Roy Ginsberg didn’t see it coming. In hindsight, though, awarding the 2012 Nobel Peace Prize to the European Union makes sense to him.
The professor of international politics at Skidmore College has penned numerous books on the 27-nation European bloc and called the Friday announcement a needed reminder in perilous economic times.
“It was a surprise, but I think the Norwegians wanted to remind the world that what happened in Europe after World War II was very significant,” said Ginsberg. “It was quite an accomplishment to build a European Union, a union of peace among formerly warring countries from the ashes of the Second World War.”
The award, he said, is a signal to the rest of the world that if the EU could foster peace after that crisis, it can certainly weather the current Eurozone crisis.
The Norwegian Nobel Committee announced the award Friday, surprising some who believed the EU has not handled the crisis well. Ginsberg, however, doesn’t consider the Eurozone crisis as of the same proportions as what the union faced at its inception in the 1950s.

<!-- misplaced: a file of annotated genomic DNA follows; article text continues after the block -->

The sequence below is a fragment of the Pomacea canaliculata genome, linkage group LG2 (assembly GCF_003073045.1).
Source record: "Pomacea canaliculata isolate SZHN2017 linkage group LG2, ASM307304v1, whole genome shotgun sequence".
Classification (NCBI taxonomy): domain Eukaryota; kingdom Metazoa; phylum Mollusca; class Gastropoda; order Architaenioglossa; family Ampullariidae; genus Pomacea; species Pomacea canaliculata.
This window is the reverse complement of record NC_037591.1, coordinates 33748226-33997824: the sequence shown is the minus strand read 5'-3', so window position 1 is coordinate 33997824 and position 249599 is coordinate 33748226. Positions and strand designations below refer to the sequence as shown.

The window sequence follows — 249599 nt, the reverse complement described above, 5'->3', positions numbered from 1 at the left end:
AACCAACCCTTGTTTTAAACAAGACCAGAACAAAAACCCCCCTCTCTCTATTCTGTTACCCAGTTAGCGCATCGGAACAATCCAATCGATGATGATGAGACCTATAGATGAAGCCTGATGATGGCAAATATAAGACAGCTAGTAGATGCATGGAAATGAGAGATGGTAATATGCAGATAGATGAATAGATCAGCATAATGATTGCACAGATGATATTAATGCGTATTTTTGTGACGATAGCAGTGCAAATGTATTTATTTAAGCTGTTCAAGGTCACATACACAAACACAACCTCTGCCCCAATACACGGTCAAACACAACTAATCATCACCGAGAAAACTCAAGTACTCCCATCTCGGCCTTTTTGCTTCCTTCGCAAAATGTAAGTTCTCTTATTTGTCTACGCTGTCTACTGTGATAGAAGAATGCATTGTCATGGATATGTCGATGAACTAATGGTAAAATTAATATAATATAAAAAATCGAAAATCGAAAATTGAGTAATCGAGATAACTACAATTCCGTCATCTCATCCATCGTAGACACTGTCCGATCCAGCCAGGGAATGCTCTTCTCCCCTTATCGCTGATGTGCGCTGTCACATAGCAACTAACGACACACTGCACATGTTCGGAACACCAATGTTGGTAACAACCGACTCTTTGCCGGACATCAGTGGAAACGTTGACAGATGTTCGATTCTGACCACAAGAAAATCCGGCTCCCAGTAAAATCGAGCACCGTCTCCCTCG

“The European Union is 60 years old,” he said. “And it has faced crises before. This award is perspective, and when you think about it, very well timed. If you’re quick to criticize the EU, you might not think the prize is deserved. But we need the EU to overcome the Eurozone crisis.”
Ginsberg first delved into the history and impact of the European Union back in college, when he became enamored with the idea that such ancient conflict among states could be set aside for a common goal. Today, he is recognized internationally as an expert on the European body.
“The European Union is the world’s leading example of reconciliation among ancient warring states,” he said. “It’s the world’s leading example of structural peace and reconciliation, and that’s an inspiration.”
Ginsberg hosts an annual State of the European Union, which will be held Nov. 1-2 at Skidmore. Topics will cover European and American perspectives, Greece, Germany and the United States.
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